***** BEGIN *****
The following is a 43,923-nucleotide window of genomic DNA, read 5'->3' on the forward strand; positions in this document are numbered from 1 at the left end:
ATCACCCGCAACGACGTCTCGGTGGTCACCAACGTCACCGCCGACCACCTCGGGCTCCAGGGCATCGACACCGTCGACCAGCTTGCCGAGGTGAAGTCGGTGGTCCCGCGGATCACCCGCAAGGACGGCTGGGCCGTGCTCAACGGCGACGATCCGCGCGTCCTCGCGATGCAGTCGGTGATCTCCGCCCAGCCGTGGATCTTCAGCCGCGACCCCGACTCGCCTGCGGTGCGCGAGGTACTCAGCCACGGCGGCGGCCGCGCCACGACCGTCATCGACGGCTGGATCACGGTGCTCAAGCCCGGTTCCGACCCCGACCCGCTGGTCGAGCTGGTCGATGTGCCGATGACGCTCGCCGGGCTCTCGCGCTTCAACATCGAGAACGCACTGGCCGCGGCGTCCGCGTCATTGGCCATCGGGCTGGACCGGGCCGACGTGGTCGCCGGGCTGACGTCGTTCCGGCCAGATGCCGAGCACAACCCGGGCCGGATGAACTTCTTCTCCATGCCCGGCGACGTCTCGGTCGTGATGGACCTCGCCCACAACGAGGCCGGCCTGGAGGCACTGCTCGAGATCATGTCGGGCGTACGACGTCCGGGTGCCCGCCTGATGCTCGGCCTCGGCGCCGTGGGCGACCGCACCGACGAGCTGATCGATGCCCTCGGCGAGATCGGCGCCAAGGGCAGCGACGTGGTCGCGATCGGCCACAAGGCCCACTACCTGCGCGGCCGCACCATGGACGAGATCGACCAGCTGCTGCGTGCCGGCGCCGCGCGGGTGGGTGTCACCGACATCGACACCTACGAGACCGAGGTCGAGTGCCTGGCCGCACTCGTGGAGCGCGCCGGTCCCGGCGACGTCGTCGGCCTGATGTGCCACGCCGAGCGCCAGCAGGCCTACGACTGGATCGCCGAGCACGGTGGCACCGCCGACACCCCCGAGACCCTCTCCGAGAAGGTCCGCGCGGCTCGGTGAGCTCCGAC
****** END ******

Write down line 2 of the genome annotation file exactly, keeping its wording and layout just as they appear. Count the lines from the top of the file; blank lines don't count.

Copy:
ATCACCCGCAACGACGTCTCGGTGGTCACCAACGTCACCGCCGACCACCTCGGGCTCCAGGGCATCGACACCGTCGACCAGCTTGCCGAGGTGAAGTCGGTGGTCCCGCGGATCACCCGCAAGGACGGCTGGGCCGTGCTCAACGGCGACGATCCGCGCGTCCTCGCGATGCAGTCGGTGATCTCCGCCCAGCCGTGGATCTTCAGCCGCGACCCCGACTCGCCTGCGGTGCGCGAGGTACTCAGCCACGGCGGCGGCCGCGCCACGACCGTCATCGACGGCTGGATCACGGTGCTCAAGCCCGGTTCCGACCCCGACCCGCTGGTCGAGCTGGTCGATGTGCCGATGACGCTCGCCGGGCTCTCGCGCTTCAACATCGAGAACGCACTGGCCGCGGCGTCCGCGTCATTGGCCATCGGGCTGGACCGGGCCGACGTGGTCGCCGGGCTGACGTCGTTCCGGCCAGATGCCGAGCACAACCCGGGCCGGATGAACTTCTTCTCCATGCCCGGCGACGTCTCGGTCGTGATGGACCTCGCCCACAACGAGGCCGGCCTGGAGGCACTGCTCGAGATCATGTCGGGCGTACGACGTCCGGGTGCCCGCCTGATGCTCGGCCTCGGCGCCGTGGGCGACCGCACCGACGAGCTGATCGATGCCCTCGGCGAGATCGGCGCCAAGGGCAGCGACGTGGTCGCGATCGGCCACAAGGCCCACTACCTGCGCGGCCGCACCATGGACGAGATCGACCAGCTGCTGCGTGCCGGCGCCGCGCGGGTGGGTGTCACCGACATCGACACCTACGAGACCGAGGTCGAGTGCCTGGCCGCACTCGTGGAGCGCGCCGGTCCCGGCGACGTCGTCGGCCTGATGTGCCACGCCGAGCGCCAGCAGGCCTACGACTGGATCGCCGAGCACGGTGGCACCGCCGACACCCCCGAGACCCTCTCCGAGAAGGTCCGCGCGGCTCGGTGAGCTCCGAC